On today’s podcast, Nancy Long from 501 Commons and Stephen Halasnik from Financing Solutions discuss workplace strategies for nonprofits. There’s a compelling need for the management of nonprofits to take the welfare of their employees seriously for effective service delivery. Many nonprofits fail to progress because of their inability to adopt a formalized system that prioritizes and values the workforce’s needs. Nonprofits should be structured so that they operate like for-profits organizations to attract and retain qualified employees.

Workplace Strategies for Nonprofits

Nonprofits are small businesses by the SBA standard and are the third biggest industry in the United States. As such, owners of nonprofits should put in place the workplace strategies obtainable in businesses for the effective operation of nonprofits. Nonprofits should draw from the labor market, from which government, philanthropy, healthcare, and education draw. Moreso, nonprofits employees are knowledge workers; hence, there’s a compelling need for them to acquire the necessary degrees and advanced degrees that will help them effectively deliver their duties to impact nonprofits’ core values.

There’s a lack of appreciation of the technical expertise and knowledge of nonprofits workers leading to the loss of nonprofits employees and volunteers to government, education, healthcare, philanthropy, businesses, and more. Owners of nonprofits should take workforce development approaches obtainable in other sectors like education, healthcare, and so forth in dealing with their employees in order to motivate and retain their critical workers.

More than 80% of nonprofits workers are volunteers that have zero wages, plus these people are not getting appropriate management of their engagement in the sector leading to low productivity. Management practices in many nonprofits are lagging behind and not adequately developed. And also, a lot of nonprofits workers are not being used to their best capability.  Nonprofits workplace strategies

It’s imperative that owners of nonprofits address these gaps, misguided perceptions, and misconceptions in their operation of nonprofits organization. They should strive to entrench the best management practices and work strategies seen in other sectors to boost the morale of their workforce for effective community service delivery.

Workforce Development

There’s no denying that employees’ training and development programs are the cornerstones of every organization. The goals of every nonprofit should be to provide learning resources that give employees and volunteers the information, skills, and practice to meet the nonprofit’s objectives. Every progressive nonprofit should take its workforce development seriously by ensuring that every worker at least has a foundational skill for their job before expecting to learn more complex tasks. 

The learning strategy would include learning how to optimize their inherent skills and expertise to deliver on the nonprofit’s set goals.

Good Management 

Every nonprofit should have a formalized structure for managing human and material resources for efficient service delivery. In other words, the management of nonprofits should create a conducive and favorable environment in which people can perform and individuals can cooperate toward reaching the nonprofit’s mission. It’s the responsibility of the management of nonprofits to foster an atmosphere where workers would be able to perform their tasks effectively and efficiently by making sure that employees and volunteers remain motivated and incentivized. In addition, nonprofits should formulate rules and regulations that engender effective workplace strategies within the organization.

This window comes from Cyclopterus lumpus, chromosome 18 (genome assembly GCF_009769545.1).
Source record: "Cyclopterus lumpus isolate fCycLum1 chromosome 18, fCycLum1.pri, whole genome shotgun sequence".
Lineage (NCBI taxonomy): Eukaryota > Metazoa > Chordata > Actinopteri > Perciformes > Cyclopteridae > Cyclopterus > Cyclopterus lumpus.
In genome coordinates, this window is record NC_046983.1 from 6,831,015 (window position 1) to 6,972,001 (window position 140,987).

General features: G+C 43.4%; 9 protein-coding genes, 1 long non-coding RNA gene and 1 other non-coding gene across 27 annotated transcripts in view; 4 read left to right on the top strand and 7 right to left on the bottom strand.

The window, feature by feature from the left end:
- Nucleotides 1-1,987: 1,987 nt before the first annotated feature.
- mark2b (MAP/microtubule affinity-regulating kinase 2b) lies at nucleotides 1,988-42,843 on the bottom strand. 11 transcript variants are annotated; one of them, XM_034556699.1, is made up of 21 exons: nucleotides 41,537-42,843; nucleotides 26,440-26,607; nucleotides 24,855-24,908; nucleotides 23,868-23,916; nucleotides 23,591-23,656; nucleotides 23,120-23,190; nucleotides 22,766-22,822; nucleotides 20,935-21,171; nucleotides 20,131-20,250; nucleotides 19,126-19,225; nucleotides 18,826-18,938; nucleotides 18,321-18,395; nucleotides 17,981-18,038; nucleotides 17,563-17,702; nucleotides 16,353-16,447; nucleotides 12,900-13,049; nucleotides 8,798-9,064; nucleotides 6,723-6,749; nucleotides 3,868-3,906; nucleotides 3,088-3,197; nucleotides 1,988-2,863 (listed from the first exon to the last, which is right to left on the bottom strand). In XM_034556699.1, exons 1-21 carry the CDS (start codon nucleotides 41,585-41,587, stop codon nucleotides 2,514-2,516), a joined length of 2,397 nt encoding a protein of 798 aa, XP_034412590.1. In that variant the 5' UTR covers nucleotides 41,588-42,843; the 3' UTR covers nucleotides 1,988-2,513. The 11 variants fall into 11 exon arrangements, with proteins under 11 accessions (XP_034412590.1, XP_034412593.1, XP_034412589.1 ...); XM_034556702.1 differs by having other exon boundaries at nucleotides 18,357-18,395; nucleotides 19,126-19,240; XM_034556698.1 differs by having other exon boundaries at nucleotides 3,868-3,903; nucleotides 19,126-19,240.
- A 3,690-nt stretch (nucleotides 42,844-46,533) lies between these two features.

Despite that 85% of nonprofits workers are volunteers, nonprofits with employees should have a formalized competitive payment system. In other words, those managing nonprofits should know that they’re competing with for-profit organizations for a talented workforce. Setting the appropriate level of remuneration will make a world of difference in attracting and retaining competent and skilled workers.  

On the other hand, low wages and salaries can cause high turnover leading to a shortage of essential staff.


Nonprofits are faced with several challenges due to people’s misconceptions about how they should operate. The inability of many nonprofits to formalize their mode of operation has negatively affected their operational efficiency. Many nonprofits are beset with high turnover, low motivation among workers, and incompetent employees due to their failure to adopt and adapt the best workplace strategies obtainable elsewhere in the running of nonprofits.

Owners of nonprofits should rethink their management approach by appropriately building the standard workplace strategies and business ethics that foster efficiency and effectiveness in service delivery.

Learn About Our Guest

Nancy Long is the executive director of 501 Commons, a nonprofit that helps other nonprofits. The 501 Commons staff of nearly 50 deliver consulting in management, leadership, technology, human resources, and finance. Prior to 501 commons, Nancy was the VP of Strategy and Organizational Development at Group Health Cooperative and the Director of Quality for the Washington State Hospital Association.

The Host Stephen Halasnik

Stephen Halasnik is the host of the popular, The Nonprofit MBA Podcast. The Nonprofit MBA podcast’s purpose is to help nonprofit leaders and their teams. Stephen is the Co-founder and Managing Partner of Financing Solutions, a leading provider of Lines of Credit to nonprofits. Stephen is a best-selling Amazon author and is considered a leading authority on building great, purpose-driven businesses. 

Stephen lives in New Jersey and his top life mission is to raise his two sons, Michael and Maxwell, to be good men